On April 6, President Joseph Biden announced his intent to nominate two individuals to be commissioners of the U.S. Securities and Exchange Commission (SEC). Jaime Lizárraga is the nominee to replace Commissioner Allison Herren Lee, the Democratic Commissioner who is stepping down from her role. Mark T. Uyeda has been nominated to replace Elad Roisman, the Republican former-Commissioner who left the agency in January.
The SEC has five commissioners, including the chair of the agency. No more than three of the Commissioners are allowed to be of the same political party. If confirmed by the Senate, Lizárraga and Uyeda will join Democrats Chair Gary Gensler and Commissioner Caroline Crenshaw and Republican Hester Peirce.
SEC commissioners play a large role in shaping the agency’s highly successful whistleblower program. The SEC Whistleblower Program, which was established with the passage of the Dodd-Frank Act, offers monetary awards and anti-retaliation protections to whistleblowers who expose securities laws violations. Whistleblowers have helped the agency recover billions of dollars from fraudsters. Correspondingly, the agency has awarded over $1 billion to whistleblowers.
One way SEC commissioners shape the whistleblower program is by approving, through a vote, any amendments to the program’s rules. For example, in 2020, the SEC commissioners voted 3-2 to approve a number of rule changes, including amendments to the TCR filing requirements as well as the program’s handling of related action awards. The SEC recently announced more proposed rule changes, which are expected to be voted on by the commissioners later this year. One proposed amendment makes further changes to related action award rules and is strongly supported by whistleblower advocates.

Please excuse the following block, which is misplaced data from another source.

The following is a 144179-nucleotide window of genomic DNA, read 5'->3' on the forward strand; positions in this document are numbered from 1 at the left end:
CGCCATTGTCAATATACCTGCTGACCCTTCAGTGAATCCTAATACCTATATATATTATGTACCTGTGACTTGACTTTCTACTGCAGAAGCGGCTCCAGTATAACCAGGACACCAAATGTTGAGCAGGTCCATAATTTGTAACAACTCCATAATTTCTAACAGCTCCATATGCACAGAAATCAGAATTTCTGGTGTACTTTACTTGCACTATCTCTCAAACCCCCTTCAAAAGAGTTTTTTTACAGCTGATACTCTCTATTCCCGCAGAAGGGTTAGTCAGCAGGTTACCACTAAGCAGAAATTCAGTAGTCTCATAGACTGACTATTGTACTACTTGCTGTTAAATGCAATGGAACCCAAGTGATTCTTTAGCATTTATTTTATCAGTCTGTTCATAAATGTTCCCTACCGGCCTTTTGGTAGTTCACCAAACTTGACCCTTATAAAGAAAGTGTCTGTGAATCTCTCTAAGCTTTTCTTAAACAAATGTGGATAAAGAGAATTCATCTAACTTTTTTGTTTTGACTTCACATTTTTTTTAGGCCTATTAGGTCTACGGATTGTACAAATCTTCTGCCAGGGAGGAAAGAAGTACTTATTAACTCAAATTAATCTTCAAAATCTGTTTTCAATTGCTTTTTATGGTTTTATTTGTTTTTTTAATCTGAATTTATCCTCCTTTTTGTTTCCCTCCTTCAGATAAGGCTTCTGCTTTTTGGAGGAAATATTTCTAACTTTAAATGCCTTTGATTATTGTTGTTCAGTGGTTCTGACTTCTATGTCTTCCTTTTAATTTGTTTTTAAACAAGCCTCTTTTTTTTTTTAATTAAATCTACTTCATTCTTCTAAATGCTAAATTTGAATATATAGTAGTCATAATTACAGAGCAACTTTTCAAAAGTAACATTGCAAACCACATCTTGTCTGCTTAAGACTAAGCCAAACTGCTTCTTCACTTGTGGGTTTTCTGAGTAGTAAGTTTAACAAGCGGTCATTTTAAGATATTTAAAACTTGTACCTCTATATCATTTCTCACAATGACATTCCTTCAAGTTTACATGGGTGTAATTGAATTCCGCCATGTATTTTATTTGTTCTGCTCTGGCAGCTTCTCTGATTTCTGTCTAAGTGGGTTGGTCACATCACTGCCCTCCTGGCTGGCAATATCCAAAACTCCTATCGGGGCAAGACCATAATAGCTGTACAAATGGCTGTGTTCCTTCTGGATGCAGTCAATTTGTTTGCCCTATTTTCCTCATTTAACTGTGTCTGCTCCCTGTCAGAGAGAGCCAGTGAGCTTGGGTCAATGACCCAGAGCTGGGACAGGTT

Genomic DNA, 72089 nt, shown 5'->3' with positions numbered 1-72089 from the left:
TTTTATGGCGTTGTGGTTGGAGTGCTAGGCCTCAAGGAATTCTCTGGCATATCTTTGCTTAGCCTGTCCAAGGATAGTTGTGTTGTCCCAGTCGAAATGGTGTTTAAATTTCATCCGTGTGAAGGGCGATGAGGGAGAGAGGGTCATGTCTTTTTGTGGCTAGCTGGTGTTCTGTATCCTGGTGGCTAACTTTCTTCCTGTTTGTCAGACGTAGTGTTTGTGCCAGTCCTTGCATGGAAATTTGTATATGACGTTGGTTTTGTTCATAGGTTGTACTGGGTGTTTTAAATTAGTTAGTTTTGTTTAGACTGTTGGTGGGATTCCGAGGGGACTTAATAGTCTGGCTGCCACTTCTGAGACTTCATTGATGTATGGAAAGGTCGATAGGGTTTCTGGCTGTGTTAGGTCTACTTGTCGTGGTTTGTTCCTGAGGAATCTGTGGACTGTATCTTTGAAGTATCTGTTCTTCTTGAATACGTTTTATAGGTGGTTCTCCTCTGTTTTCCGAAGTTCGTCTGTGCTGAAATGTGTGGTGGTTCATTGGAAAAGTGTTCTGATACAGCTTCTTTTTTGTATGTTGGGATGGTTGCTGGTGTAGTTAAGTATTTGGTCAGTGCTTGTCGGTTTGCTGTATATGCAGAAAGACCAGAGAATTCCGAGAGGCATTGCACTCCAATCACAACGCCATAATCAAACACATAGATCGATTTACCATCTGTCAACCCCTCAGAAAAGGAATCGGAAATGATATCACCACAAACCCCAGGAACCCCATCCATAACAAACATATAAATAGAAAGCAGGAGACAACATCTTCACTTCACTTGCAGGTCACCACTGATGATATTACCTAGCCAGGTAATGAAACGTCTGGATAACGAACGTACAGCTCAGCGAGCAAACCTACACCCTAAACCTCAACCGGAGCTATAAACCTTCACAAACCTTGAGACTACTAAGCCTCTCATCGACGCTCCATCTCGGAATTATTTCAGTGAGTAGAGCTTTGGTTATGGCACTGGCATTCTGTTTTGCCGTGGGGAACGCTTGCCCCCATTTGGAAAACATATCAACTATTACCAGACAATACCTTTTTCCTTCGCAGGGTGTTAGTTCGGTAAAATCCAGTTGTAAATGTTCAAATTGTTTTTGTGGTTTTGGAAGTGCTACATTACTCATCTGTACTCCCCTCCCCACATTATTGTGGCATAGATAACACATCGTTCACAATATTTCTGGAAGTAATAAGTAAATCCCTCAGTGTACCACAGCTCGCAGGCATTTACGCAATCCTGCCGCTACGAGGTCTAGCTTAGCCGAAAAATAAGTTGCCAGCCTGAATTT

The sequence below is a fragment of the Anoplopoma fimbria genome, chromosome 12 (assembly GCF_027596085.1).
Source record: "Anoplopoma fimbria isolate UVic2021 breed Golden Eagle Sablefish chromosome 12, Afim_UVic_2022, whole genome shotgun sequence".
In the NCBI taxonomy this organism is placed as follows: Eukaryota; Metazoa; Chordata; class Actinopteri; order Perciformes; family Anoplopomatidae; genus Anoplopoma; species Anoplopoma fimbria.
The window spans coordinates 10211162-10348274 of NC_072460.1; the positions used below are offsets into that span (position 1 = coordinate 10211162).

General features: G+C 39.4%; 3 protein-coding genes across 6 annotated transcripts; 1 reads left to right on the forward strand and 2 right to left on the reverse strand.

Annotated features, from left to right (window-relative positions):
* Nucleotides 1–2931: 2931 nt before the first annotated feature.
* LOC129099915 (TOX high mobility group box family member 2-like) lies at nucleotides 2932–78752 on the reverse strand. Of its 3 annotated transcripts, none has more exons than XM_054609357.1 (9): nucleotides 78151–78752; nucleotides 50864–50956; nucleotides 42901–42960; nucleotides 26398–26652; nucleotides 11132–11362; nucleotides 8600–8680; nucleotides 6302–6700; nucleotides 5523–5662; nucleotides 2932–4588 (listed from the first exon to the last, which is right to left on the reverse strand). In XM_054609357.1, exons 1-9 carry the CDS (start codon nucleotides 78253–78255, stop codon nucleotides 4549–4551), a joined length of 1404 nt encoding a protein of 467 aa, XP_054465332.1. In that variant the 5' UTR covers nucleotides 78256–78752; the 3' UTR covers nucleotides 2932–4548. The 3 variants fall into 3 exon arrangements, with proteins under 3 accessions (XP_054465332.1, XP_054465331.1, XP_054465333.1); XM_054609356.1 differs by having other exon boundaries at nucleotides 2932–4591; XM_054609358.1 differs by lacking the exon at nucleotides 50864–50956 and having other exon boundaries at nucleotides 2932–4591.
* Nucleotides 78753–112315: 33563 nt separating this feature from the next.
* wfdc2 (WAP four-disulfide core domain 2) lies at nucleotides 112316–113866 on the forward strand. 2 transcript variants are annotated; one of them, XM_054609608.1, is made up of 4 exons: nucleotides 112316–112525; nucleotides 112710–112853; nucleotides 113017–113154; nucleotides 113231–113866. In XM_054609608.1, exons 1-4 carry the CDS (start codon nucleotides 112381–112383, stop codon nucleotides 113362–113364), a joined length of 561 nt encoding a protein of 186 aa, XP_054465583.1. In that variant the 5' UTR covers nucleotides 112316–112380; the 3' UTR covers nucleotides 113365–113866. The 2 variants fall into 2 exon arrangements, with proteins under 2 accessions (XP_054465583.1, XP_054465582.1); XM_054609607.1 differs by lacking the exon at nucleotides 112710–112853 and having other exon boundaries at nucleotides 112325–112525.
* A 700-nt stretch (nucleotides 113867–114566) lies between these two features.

The nominees will need to be confirmed by the Senate, and it is expected that they will be questioned on their commitment to the SEC Whistleblower Program during the confirmation process. Senator Chuck Grassley (R-IA) has previously questioned Chair Gensler, as well as nominees to be commissioners of the Commodity Futures Trading Commission (CFTC), on whistleblower issues.
Lizárraga currently serves as Senior Advisor to Speaker of the House Nancy Pelosi (D-CA). He previously served on the Democratic staff of the House Financial Services Committee, and as a Presidential appointee at the U.S. Department of the Treasury and the SEC.
“President Biden’s nomination of Jaime Lizárraga to serve as SEC commissioner is an appointment of a devoted champion of working families and a lifelong public servant,” said Pelosi. “As commissioner, Jaime will be a force in safeguarding the interests of the investing public, improving transparency in our financial markets, and building a more equitable financial future for all.”
Uyeda is a career attorney with the SEC. He is currently on detail from the SEC to the U.S. Senate Committee on Banking, Housing, and Urban Affairs, where he serves as Securities Counsel on the Committee’s Minority Staff. Uyeda’s previous roles with the SEC include Senior Advisor to Chairman Jay Clayton and Acting Chairman Michael S. Piwowar, Counsel to Commissioner Paul S. Atkins, and Assistant Director and Senior Special Counsel in the SEC’s Division of Investment Management.
“Mark Uyeda is exceptionally qualified to serve as an SEC commissioner,” said Senate Banking Committee Ranking Member Pat Toomey (R-PA) in a statement. “Having personally worked with Mark during his time as an SEC attorney detailed to the Senate Banking Committee, I know firsthand that Mark’s depth of knowledge on securities and markets is unrivaled. Beyond his sterling credentials and expertise, Mark is a smart, fair, diligent, and humble colleague. The committee’s loss will be the SEC’s gain should he be confirmed to faithfully carry out the SEC’s narrow statutory mandates.”